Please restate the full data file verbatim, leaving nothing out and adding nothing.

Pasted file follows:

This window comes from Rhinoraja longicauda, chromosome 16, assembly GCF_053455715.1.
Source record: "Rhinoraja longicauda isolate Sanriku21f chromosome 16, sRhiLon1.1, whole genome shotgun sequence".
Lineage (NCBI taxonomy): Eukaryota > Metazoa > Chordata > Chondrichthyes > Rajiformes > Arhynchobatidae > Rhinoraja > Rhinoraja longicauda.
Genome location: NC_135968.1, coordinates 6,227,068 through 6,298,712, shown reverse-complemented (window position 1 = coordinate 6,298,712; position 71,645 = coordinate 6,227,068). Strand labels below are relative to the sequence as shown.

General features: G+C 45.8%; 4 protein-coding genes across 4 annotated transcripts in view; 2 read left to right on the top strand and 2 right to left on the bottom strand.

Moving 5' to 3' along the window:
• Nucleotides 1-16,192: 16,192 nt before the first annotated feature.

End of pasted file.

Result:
This window comes from Rhinoraja longicauda, chromosome 16, assembly GCF_053455715.1.
Source record: "Rhinoraja longicauda isolate Sanriku21f chromosome 16, sRhiLon1.1, whole genome shotgun sequence".
Lineage (NCBI taxonomy): Eukaryota > Metazoa > Chordata > Chondrichthyes > Rajiformes > Arhynchobatidae > Rhinoraja > Rhinoraja longicauda.
Genome location: NC_135968.1, coordinates 6,227,068 through 6,298,712, shown reverse-complemented (window position 1 = coordinate 6,298,712; position 71,645 = coordinate 6,227,068). Strand labels below are relative to the sequence as shown.

General features: G+C 45.8%; 4 protein-coding genes across 4 annotated transcripts in view; 2 read left to right on the top strand and 2 right to left on the bottom strand.

Moving 5' to 3' along the window:
• Nucleotides 1-16,192: 16,192 nt before the first annotated feature.